What is the Alt Attribute?
The alt attribute, or alternative attribute or alt text or alt tag, was designed to provide a
text description of an image if the image cannot be rendered. In fact, it is
part of the HTML coding standard. Its uses are many:
- Visually impaired people have audio readers that use the alt attribute
- alt text appears if the user has turned off browser image loading
- a missing image will show up with a red X and the alt text beside it
- some search engines use alt text to help classify the image
- web phones have limited bandwidth and many do not display images
- For top of the page images
Describe the header image and add on the purpose of the page. For example:
Smartlab Software Logo - About the Alt Attribute
Wine Vineyard - Contact Us
Note that the alt text is a replacement for the image, the title gives a brief description (caption) of the image, and the longdesc file gives a long description of the image. The alt text is not supposed to be a description of the image, it is supposed to be an alternative representation of the meaning of the image.
The search engines gather information about the image through several sources:
- Image file name (laptop-computer.jpg is better than image123.jpg)
- Text immediately surrounding the image
- The overall content of the page the image is on
- Image ALT attribute in the image tag
ALT attributes can use to add some flavor to navigation images such as "About Us" can have alt text like "learn more about xyz company".
Check your web page with images turned off. See if the descriptions and navigation makes sense.
If you have a better business bureau image you can spruce up the alt attribute like:
alt="We are a Better Business Bureau accredited business. Click
here to verify our BBB rating."
Alt Attribute Coding
Alt attribute coding differs between HTML and XHTML
<img src="img.jpg" width="90" height="80" alt="open casement window">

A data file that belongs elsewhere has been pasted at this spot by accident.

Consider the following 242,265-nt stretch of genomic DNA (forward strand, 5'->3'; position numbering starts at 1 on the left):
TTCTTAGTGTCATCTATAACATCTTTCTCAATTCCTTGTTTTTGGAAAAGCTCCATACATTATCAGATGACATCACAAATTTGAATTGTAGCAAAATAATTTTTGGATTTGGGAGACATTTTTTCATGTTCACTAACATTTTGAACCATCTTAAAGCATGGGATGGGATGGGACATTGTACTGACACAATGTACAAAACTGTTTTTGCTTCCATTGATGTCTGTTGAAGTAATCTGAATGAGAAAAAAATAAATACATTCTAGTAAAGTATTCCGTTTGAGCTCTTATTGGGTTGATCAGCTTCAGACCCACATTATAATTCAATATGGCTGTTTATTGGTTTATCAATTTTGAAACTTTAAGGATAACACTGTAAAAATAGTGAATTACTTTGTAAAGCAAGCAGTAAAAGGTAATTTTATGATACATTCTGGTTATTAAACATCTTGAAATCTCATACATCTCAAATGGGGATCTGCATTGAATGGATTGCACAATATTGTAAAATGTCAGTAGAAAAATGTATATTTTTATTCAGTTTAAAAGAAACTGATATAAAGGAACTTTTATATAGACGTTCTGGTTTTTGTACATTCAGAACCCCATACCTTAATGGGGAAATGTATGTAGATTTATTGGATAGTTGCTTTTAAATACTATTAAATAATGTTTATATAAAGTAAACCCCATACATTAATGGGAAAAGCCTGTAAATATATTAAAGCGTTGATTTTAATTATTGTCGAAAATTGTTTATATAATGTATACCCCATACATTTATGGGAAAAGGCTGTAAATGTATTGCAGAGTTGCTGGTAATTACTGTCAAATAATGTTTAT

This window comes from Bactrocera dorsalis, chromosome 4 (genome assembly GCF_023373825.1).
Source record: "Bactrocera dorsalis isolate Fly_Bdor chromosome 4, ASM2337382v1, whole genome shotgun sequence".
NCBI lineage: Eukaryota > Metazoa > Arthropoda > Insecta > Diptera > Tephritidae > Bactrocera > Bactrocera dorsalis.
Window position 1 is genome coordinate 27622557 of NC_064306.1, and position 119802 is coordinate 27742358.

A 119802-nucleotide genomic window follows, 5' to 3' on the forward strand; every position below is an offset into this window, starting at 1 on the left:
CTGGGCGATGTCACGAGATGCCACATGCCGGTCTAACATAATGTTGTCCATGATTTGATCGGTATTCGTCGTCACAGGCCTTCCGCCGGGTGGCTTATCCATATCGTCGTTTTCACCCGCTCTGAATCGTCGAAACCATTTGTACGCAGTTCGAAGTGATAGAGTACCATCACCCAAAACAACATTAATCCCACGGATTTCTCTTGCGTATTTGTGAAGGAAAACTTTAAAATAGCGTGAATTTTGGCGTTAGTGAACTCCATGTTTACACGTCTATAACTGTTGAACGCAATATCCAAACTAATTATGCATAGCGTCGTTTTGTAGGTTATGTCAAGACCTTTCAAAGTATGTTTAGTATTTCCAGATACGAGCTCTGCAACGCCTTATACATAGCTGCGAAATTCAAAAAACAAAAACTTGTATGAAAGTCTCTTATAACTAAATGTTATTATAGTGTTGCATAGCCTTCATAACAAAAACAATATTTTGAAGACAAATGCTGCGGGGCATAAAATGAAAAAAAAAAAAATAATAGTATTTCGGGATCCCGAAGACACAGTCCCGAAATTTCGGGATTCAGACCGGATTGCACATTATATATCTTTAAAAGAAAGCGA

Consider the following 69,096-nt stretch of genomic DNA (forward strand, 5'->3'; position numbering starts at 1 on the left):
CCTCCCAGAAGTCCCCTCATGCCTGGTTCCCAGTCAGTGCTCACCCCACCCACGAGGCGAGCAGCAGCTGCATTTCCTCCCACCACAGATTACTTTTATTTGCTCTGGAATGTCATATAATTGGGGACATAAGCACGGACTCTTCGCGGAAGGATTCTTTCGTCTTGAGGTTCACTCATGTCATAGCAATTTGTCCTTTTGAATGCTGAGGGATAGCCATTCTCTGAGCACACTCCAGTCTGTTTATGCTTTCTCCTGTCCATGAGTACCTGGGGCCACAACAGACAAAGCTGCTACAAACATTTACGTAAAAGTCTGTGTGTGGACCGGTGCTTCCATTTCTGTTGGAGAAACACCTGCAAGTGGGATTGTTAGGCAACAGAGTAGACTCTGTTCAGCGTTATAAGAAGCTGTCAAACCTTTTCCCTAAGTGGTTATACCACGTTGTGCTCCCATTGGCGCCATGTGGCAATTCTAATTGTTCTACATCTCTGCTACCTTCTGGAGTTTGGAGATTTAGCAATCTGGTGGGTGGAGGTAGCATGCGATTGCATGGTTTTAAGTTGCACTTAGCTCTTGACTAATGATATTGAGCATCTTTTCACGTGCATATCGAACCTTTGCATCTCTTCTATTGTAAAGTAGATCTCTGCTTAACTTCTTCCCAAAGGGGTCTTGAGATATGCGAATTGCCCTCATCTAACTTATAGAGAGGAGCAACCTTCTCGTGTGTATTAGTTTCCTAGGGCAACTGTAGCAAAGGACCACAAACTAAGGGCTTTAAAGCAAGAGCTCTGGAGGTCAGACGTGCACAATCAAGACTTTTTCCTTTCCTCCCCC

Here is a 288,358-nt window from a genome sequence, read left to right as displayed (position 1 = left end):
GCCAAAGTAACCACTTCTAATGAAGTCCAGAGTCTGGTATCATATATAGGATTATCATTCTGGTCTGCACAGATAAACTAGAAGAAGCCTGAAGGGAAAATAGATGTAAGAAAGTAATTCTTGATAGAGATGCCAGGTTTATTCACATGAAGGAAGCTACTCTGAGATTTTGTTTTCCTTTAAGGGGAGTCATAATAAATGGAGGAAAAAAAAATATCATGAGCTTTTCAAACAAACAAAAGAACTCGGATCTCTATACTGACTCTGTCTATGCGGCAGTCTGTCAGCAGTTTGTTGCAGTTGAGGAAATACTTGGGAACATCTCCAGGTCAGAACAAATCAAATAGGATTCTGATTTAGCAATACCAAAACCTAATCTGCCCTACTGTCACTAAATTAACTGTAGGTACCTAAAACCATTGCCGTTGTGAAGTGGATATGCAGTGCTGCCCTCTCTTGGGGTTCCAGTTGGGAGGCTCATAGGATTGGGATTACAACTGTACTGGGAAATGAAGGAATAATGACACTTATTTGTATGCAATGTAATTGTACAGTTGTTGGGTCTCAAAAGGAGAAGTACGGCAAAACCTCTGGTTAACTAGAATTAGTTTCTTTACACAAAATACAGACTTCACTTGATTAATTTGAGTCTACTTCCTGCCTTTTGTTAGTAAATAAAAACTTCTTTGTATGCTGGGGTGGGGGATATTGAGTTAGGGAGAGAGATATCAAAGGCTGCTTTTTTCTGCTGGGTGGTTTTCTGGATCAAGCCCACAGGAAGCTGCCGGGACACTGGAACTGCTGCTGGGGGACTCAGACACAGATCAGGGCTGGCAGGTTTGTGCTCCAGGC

Put no text in the alt attribute for images that have no meaning such as spacers, decorative images, or any page formatting.
<img src="spacer.gif" width="1" height="5" alt="">
Alt Attribute Text
- No more than 125 characters long
- No special characters. Only commas and periods.
- No HTML
Tips on Writing an alt Attribute
- Images used as navigational elements should describe where they go. For example, a logo that has a link to a home page should be written as "Smartlab Software home page" instead of "Smartlab Software logo".
- Don't begin with "Photo of" or "Picture of"
- Describe the use of the image; not the image itself
- If the image is of text, use that text. For example, if the image says 'Boutique' then use 'boutique' as the alt text.
- Alt text using acronyms should put spaces in between the letters. For example, IRS should be I R S or else the reader will pronounce it 'ers'.
- Images uses as spacers or in toolbars should be blank. Include them. Screen readers will skip over them.
Negative Uses of the Alt Attribute
The alt attribute can be abused and in some cases have a detrimental effect on SEO efforts.
- Do not overstuff keywords in the alt attribute.
- Do not hide keywords in images used for design and spacing.
- Do not specify meaningless text. This will irritate and confuse the user.
slscart and the alt attribute
slscart provides entering alt text for an image in many places
Products - Each large image
Blog gallery image
Embedded pictures, such as on a page. An Image Description prompt is provided which sets the alt attribute.